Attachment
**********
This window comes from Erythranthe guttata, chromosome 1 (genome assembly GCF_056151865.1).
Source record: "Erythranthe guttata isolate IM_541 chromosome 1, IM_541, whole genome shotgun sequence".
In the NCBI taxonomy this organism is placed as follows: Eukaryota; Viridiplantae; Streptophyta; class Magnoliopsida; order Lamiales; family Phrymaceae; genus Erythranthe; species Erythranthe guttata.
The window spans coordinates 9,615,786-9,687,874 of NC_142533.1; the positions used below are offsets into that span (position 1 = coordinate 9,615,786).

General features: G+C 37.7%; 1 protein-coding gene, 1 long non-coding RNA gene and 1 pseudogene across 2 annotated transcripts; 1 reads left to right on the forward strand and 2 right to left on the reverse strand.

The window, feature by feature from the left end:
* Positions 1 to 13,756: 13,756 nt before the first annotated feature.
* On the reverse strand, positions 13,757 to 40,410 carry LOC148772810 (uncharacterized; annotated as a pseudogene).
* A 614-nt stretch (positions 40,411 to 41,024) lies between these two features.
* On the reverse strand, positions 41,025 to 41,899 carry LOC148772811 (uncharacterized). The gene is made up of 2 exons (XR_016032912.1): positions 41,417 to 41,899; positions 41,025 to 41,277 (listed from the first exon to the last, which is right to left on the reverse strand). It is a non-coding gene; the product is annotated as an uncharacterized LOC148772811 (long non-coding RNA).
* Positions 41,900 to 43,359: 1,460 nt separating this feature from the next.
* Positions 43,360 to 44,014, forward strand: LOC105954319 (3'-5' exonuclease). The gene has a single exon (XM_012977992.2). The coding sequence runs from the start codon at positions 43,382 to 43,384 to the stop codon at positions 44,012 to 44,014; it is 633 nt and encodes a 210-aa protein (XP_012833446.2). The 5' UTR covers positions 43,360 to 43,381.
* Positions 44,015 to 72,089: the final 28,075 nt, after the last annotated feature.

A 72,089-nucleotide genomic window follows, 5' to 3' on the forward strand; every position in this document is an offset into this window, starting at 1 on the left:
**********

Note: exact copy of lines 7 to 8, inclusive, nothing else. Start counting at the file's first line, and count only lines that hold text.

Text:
* Positions 1 to 13,756: 13,756 nt before the first annotated feature.
* On the reverse strand, positions 13,757 to 40,410 carry LOC148772810 (uncharacterized; annotated as a pseudogene).